I work remotely in the compliance department of my physical therapy company. I perform chart reviews to make sure they are compliant. Fun job. Yesterday, I had a meeting in the corporate office with an external compliance consultant to explain my role in the company and what I do.

I was actually kind of excited to get out of the house and go see some co-workers. It ended up being rather depressing for me. Not because of the meeting with the consultant lady, she was lovely. But because of me.

No one knew who I was at this company that I’ve had over a decade of involvement with because well, I’m never there. During the meeting, I explained that I had a stroke 8 years ago and my life and ability to function as a practicing PT was demolished.

As with every encounter I ever have in my life, I felt awkward. On the outside, it looks as though there is nothing wrong with me. But all through the meeting, I was aware of and could feel my body tremoring internally. This is pretty much a constant in my life, I always feel myself shaking on the inside but just don’t notice it as much when I’m at home sitting on the couch. It wouldn’t be noticed by anyone else. I can’t write so I couldn’t take notes, and I got tripped up on a few words and feel like I came across as rather dumb at times. After, when I got back home I was utterly exhausted and had to lie down for a couple hours.

I really wish there was some kind of virtual reality where someone could experience living in this body for even a few minutes that I live in every second of my life. Then all of the insensitivity, even from people quite close to me, would stop. Probably not, but maybe.

Categories: Brain stuff, Stroke stuff

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13 replies

  1. Wow! Reading your post is helpful for people like myself to get at least a
    vague understanding of what it must be like. Hope that the people in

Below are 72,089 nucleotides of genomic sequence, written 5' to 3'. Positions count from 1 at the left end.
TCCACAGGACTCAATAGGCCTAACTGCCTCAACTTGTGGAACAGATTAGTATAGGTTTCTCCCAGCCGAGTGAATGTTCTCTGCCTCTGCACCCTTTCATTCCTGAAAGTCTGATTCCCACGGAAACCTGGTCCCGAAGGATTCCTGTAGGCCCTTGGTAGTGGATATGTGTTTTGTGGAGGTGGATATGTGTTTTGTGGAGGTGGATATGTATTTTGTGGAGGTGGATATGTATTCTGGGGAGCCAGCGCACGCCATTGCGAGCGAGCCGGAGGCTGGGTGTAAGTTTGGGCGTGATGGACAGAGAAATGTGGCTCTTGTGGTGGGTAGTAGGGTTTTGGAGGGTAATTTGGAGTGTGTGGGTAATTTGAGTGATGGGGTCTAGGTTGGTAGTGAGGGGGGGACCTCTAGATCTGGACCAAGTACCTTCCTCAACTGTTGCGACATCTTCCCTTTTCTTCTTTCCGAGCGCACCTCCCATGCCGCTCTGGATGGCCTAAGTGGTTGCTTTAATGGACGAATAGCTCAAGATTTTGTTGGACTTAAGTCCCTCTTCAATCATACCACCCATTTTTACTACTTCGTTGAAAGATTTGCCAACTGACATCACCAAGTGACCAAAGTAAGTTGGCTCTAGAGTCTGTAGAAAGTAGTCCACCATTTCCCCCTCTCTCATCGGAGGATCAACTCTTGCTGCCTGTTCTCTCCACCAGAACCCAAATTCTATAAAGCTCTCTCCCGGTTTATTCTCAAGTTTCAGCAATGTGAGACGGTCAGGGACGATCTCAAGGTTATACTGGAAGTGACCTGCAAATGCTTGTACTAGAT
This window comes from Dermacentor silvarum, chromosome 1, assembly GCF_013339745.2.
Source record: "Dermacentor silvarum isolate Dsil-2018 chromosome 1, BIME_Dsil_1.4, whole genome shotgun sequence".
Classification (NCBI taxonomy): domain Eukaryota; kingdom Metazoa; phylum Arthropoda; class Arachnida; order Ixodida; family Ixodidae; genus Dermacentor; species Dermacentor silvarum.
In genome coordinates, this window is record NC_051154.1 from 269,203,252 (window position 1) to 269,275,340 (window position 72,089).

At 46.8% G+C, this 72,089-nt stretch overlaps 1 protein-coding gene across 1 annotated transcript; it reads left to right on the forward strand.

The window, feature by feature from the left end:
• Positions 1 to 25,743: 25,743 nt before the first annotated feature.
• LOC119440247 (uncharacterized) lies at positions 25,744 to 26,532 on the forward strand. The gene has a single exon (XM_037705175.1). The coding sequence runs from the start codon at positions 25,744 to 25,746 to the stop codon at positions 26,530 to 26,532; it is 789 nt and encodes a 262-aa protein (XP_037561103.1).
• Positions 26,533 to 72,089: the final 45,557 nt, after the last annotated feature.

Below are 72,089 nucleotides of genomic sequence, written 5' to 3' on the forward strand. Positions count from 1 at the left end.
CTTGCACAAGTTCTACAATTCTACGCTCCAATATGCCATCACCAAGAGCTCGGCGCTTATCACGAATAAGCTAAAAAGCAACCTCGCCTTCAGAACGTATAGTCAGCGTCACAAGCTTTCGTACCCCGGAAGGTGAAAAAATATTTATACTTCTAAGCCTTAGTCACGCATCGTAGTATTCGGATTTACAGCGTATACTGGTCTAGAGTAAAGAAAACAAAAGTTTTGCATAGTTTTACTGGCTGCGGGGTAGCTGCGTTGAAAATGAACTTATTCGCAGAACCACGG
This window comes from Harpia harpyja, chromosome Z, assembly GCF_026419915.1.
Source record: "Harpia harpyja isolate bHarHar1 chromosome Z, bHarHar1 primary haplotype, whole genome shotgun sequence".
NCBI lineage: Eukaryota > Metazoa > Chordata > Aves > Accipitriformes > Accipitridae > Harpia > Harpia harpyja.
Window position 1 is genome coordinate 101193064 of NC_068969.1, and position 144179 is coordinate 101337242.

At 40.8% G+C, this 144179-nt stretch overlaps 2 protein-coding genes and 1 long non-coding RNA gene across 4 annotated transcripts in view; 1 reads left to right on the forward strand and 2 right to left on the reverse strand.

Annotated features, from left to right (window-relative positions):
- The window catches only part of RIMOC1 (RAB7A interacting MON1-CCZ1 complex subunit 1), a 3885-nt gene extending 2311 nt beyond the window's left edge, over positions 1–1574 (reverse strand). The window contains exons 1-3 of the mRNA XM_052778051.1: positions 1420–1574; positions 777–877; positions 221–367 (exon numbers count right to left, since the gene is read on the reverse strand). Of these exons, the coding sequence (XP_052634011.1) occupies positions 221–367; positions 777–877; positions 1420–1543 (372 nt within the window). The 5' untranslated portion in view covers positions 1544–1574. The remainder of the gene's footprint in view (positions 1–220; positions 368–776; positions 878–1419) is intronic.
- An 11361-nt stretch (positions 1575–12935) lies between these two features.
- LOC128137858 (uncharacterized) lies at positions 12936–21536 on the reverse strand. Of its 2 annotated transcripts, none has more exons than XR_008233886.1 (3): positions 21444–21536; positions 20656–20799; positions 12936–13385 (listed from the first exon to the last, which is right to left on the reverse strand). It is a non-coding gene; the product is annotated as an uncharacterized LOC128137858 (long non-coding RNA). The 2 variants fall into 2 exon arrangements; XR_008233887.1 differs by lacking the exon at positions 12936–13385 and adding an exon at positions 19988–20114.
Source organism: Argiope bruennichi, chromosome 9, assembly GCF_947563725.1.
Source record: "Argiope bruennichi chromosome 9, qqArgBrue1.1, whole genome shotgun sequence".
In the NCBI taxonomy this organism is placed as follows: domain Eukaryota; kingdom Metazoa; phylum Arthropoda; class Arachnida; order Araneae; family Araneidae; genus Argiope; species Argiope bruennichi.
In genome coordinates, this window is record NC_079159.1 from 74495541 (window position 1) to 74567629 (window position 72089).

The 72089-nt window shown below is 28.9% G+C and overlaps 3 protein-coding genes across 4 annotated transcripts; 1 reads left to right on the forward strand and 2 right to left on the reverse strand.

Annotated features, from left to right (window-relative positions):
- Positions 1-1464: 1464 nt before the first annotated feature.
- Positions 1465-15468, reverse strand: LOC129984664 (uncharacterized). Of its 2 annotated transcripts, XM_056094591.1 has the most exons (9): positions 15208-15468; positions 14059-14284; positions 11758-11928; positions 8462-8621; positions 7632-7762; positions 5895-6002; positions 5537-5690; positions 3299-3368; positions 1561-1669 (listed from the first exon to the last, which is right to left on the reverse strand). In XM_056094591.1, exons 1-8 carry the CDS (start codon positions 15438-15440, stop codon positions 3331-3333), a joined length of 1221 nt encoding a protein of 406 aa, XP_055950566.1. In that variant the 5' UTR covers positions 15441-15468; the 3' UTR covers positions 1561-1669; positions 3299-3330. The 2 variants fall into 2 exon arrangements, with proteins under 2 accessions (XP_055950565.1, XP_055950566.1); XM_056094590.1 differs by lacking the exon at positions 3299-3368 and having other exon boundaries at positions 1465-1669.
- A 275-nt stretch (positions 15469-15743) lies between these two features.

your life can also start to be more understanding!

  2. I feel you 100%. I have not been able to return to work due to the combination of my issues with Aphasia and endurance. Carrying on a conversation with people used to be so enjoyable, now I avoid it. I agree with you in wishing people could “Walk a mile in my shoes” so to speak. Even my loved one who have been with me every step of the way and say they “understand”. But there is no way they can. The fatigue, the forgetfulness, the loss of self… Just to start.. Keep it up though, keep working, keep being you.

  3. Amy, I had my stroke 4 years and 3 months ago. What a life changer, I feel for you and any of us who have had one. I KNOW what you are going through and would not wish it on anyone. I pray to
    christ for healing for all of us who have had this terrible life change in our lives, BUT, we are still alive and can half way function.
    May I ask are you a christian?
    I am able to most of my work that as I use to and try to hide the things that dont work as before and I thank GOD I can get out and try. I joined this group right after I had my stroke in August 2015, a day I will never forget. Maybe we can chat and help others who are going through this with us.

  4. It has been 8 years since my cerebellar stroke and brain surgery. I was retired so did not have to think about returning to work. However I have been struggling with finding self worth again. Tried a volunteer job a year ago at a local women’s center. Unfortunately my brain just wouldn’t let me think fast enough to answer the phones, my body not strong enough to do light cleaning, etc Because I “look” fine, I had to admit that I had a stroke and left after a month. Now working on trying to find a meaningful hobby.
    My heart goes out to you and any other young person who has experienced a stroke. Have you or anyone else ever sought professional help for mental and/or physical issues?